Barnes SA, Wijetunge LS, Jackson AD, Katsanevaki D, Osterweil EK, Komiyama NH, Grant SGN, Bear MF, Nägerl UV, Kind PC & Wyllie DJA (2015).  Convergence of hippocampal pathophysiology in Syngap+/- and Fmr1-/y mice.  J Neurosci 35, 15073-15081. PMID: 26558778

Till SM, Asiminas A, Jackson AD, Katsanevaki D, Barnes SA, Osterweil EK, Bear MF, Chattarji S, Wood ER, Wyllie DJA & Kind PC (2015).  Conserved hippocampal cellular pathophysiology but distinct behavioural deficits in a new rat model of FXS.  Hum Mol Genet 24, 5977-5984. PMID: 26243794

Livesey MR, Magnani D, Hardingham GE, Chandran S & Wyllie DJA (2015).  Functional properties of in vitro excitatory cortical neurones derived from human pluripotent stem cells. J Physiol 2015 Nov 26. doi: 10.1113/JP270660. [Epub ahead of print]

James OT, Livesey MR, Qiu J, Dando O, Bilican B, Haghi G, Rajan R, Burr K, Hardingham GE, Chandran S, Kind PC, Wyllie DJ. (2014) Ionotropic GABA and glycine receptor subunit composition in human pluripotent stem cell-derived excitatory cortical neurones. J Physiol. 592(Pt 19):4353-63.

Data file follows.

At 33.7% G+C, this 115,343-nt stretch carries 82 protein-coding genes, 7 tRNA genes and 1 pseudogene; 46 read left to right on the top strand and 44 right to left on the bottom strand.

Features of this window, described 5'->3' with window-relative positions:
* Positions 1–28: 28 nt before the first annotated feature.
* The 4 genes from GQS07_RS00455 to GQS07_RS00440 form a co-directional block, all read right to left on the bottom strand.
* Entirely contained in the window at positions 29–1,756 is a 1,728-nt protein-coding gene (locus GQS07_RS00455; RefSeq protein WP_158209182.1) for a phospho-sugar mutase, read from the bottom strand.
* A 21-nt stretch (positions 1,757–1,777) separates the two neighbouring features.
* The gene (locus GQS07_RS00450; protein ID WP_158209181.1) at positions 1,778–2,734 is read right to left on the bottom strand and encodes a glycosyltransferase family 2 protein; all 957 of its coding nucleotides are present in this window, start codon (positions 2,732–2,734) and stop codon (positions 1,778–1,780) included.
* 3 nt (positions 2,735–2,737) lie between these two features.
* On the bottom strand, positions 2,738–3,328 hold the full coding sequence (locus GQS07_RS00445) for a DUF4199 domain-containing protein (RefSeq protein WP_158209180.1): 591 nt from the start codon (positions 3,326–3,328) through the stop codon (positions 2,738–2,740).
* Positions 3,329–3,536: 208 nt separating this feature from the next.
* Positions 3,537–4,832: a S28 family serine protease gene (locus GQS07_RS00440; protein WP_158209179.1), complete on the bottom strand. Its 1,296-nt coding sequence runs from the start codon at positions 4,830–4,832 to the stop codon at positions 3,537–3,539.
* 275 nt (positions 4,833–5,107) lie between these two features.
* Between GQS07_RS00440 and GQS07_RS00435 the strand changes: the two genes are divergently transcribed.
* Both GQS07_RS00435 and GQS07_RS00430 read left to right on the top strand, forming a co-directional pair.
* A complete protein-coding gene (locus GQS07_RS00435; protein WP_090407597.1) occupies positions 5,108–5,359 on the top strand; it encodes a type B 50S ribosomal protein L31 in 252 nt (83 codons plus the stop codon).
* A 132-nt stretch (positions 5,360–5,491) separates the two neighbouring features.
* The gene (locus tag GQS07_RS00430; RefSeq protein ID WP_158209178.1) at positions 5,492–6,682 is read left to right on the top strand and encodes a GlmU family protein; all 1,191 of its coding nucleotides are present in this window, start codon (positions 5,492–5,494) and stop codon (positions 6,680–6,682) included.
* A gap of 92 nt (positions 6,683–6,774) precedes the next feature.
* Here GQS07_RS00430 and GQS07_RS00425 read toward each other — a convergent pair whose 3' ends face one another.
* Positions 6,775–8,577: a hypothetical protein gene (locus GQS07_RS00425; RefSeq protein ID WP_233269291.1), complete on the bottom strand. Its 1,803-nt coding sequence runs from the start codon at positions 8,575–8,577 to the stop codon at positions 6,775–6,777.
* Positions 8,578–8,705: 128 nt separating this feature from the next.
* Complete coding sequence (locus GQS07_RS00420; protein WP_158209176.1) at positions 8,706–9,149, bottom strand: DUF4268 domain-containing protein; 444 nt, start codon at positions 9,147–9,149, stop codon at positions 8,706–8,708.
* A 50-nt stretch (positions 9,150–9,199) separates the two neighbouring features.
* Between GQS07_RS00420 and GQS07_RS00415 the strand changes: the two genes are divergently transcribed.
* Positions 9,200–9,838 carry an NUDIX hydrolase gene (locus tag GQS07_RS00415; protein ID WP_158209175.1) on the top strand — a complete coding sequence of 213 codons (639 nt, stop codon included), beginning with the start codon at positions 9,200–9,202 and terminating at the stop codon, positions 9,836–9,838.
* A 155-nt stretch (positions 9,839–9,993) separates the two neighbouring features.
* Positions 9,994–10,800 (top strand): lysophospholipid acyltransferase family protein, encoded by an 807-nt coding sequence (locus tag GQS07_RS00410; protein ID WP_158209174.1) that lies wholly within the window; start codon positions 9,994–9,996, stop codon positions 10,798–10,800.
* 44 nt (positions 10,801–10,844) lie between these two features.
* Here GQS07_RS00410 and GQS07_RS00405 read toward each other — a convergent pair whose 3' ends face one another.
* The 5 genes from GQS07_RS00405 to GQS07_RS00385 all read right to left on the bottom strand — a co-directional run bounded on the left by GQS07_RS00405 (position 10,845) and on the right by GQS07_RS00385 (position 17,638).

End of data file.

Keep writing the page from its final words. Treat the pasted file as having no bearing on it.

Livesey MR, Bilican B, Qiu J, Rzechorzek NM, Haghi G, Burr K, Hardingham GE, Chandran S, Wyllie DJ. (2014) Maturation of AMPAR composition and the GABAAR reversal potential in hPSC-derived cortical neurons. J Neurosci. 34(11):4070-5.

McKay, S., C. P. Bengtson, H. Bading, D. J. A. Wyllie and G. E. Hardingham (2013). Recovery of NMDA receptor currents from MK-801 blockade is accelerated by Mg2+ and memantine under conditions of agonist exposure. Neuropharmacology 74: 119-125.